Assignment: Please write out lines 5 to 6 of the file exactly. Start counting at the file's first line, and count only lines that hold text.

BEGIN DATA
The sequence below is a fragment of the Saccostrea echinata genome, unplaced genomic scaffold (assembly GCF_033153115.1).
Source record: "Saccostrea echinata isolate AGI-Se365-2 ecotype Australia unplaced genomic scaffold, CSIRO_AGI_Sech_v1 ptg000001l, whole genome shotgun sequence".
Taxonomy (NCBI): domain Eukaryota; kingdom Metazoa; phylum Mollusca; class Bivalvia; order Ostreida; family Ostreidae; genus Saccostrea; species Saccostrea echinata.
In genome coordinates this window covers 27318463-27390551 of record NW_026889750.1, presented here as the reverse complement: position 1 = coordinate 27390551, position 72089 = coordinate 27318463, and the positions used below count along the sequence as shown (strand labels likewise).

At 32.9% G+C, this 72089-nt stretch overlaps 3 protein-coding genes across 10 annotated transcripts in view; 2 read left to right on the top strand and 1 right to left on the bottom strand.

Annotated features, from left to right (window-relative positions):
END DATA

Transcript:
At 32.9% G+C, this 72089-nt stretch overlaps 3 protein-coding genes across 10 annotated transcripts in view; 2 read left to right on the top strand and 1 right to left on the bottom strand.

Annotated features, from left to right (window-relative positions):